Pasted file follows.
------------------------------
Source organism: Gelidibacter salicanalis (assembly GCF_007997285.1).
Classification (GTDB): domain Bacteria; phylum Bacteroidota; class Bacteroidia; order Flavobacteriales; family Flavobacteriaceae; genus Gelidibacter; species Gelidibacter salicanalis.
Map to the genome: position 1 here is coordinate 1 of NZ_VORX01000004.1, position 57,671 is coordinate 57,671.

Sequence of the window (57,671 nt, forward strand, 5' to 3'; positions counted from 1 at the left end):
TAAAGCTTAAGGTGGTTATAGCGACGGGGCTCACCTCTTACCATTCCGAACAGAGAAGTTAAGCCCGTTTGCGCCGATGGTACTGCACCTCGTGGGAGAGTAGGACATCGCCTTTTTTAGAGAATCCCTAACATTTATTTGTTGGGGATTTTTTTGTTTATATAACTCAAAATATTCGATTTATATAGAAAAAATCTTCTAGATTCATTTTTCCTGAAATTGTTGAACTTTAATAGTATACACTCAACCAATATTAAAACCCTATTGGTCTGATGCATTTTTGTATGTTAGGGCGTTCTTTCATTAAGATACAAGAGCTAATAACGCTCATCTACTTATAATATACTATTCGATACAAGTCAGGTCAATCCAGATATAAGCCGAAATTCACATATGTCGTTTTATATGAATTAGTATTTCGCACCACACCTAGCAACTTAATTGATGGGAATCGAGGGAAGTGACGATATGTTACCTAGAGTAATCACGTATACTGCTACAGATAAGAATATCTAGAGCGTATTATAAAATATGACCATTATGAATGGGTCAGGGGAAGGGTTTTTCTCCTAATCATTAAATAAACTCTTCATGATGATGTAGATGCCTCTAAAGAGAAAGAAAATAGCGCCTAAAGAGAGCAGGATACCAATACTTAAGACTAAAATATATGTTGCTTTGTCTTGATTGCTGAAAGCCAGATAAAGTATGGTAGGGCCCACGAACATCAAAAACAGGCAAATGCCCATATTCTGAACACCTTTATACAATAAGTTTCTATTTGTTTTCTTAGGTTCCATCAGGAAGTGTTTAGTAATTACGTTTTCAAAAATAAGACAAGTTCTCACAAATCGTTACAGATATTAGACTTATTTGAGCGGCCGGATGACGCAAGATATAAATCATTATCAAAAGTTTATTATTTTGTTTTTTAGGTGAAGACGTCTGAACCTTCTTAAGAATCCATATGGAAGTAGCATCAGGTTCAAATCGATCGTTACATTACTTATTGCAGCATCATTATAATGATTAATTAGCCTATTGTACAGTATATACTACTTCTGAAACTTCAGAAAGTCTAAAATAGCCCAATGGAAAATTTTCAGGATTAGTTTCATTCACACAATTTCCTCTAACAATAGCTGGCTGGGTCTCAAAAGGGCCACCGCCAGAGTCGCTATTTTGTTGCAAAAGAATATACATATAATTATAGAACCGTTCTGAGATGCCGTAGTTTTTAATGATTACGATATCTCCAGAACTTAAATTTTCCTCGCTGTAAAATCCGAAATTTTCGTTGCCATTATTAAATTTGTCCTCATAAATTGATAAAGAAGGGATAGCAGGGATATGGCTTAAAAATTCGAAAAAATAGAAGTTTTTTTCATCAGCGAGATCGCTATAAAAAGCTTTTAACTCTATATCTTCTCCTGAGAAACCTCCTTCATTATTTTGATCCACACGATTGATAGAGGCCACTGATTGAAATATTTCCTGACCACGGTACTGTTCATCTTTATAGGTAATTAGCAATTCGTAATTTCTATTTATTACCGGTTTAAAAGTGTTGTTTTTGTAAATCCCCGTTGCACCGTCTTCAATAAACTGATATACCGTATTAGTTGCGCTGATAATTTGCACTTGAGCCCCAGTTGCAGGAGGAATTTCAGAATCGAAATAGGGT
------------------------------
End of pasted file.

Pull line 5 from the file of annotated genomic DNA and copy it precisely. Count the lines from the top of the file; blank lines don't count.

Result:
TAAAGCTTAAGGTGGTTATAGCGACGGGGCTCACCTCTTACCATTCCGAACAGAGAAGTTAAGCCCGTTTGCGCCGATGGTACTGCACCTCGTGGGAGAGTAGGACATCGCCTTTTTTAGAGAATCCCTAACATTTATTTGTTGGGGATTTTTTTGTTTATATAACTCAAAATATTCGATTTATATAGAAAAAATCTTCTAGATTCATTTTTCCTGAAATTGTTGAACTTTAATAGTATACACTCAACCAATATTAAAACCCTATTGGTCTGATGCATTTTTGTATGTTAGGGCGTTCTTTCATTAAGATACAAGAGCTAATAACGCTCATCTACTTATAATATACTATTCGATACAAGTCAGGTCAATCCAGATATAAGCCGAAATTCACATATGTCGTTTTATATGAATTAGTATTTCGCACCACACCTAGCAACTTAATTGATGGGAATCGAGGGAAGTGACGATATGTTACCTAGAGTAATCACGTATACTGCTACAGATAAGAATATCTAGAGCGTATTATAAAATATGACCATTATGAATGGGTCAGGGGAAGGGTTTTTCTCCTAATCATTAAATAAACTCTTCATGATGATGTAGATGCCTCTAAAGAGAAAGAAAATAGCGCCTAAAGAGAGCAGGATACCAATACTTAAGACTAAAATATATGTTGCTTTGTCTTGATTGCTGAAAGCCAGATAAAGTATGGTAGGGCCCACGAACATCAAAAACAGGCAAATGCCCATATTCTGAACACCTTTATACAATAAGTTTCTATTTGTTTTCTTAGGTTCCATCAGGAAGTGTTTAGTAATTACGTTTTCAAAAATAAGACAAGTTCTCACAAATCGTTACAGATATTAGACTTATTTGAGCGGCCGGATGACGCAAGATATAAATCATTATCAAAAGTTTATTATTTTGTTTTTTAGGTGAAGACGTCTGAACCTTCTTAAGAATCCATATGGAAGTAGCATCAGGTTCAAATCGATCGTTACATTACTTATTGCAGCATCATTATAATGATTAATTAGCCTATTGTACAGTATATACTACTTCTGAAACTTCAGAAAGTCTAAAATAGCCCAATGGAAAATTTTCAGGATTAGTTTCATTCACACAATTTCCTCTAACAATAGCTGGCTGGGTCTCAAAAGGGCCACCGCCAGAGTCGCTATTTTGTTGCAAAAGAATATACATATAATTATAGAACCGTTCTGAGATGCCGTAGTTTTTAATGATTACGATATCTCCAGAACTTAAATTTTCCTCGCTGTAAAATCCGAAATTTTCGTTGCCATTATTAAATTTGTCCTCATAAATTGATAAAGAAGGGATAGCAGGGATATGGCTTAAAAATTCGAAAAAATAGAAGTTTTTTTCATCAGCGAGATCGCTATAAAAAGCTTTTAACTCTATATCTTCTCCTGAGAAACCTCCTTCATTATTTTGATCCACACGATTGATAGAGGCCACTGATTGAAATATTTCCTGACCACGGTACTGTTCATCTTTATAGGTAATTAGCAATTCGTAATTTCTATTTATTACCGGTTTAAAAGTGTTGTTTTTGTAAATCCCCGTTGCACCGTCTTCAATAAACTGATATACCGTATTAGTTGCGCTGATAATTTGCACTTGAGCCCCAGTTGCAGGAGGAATTTCAGAATCGAAATAGGGT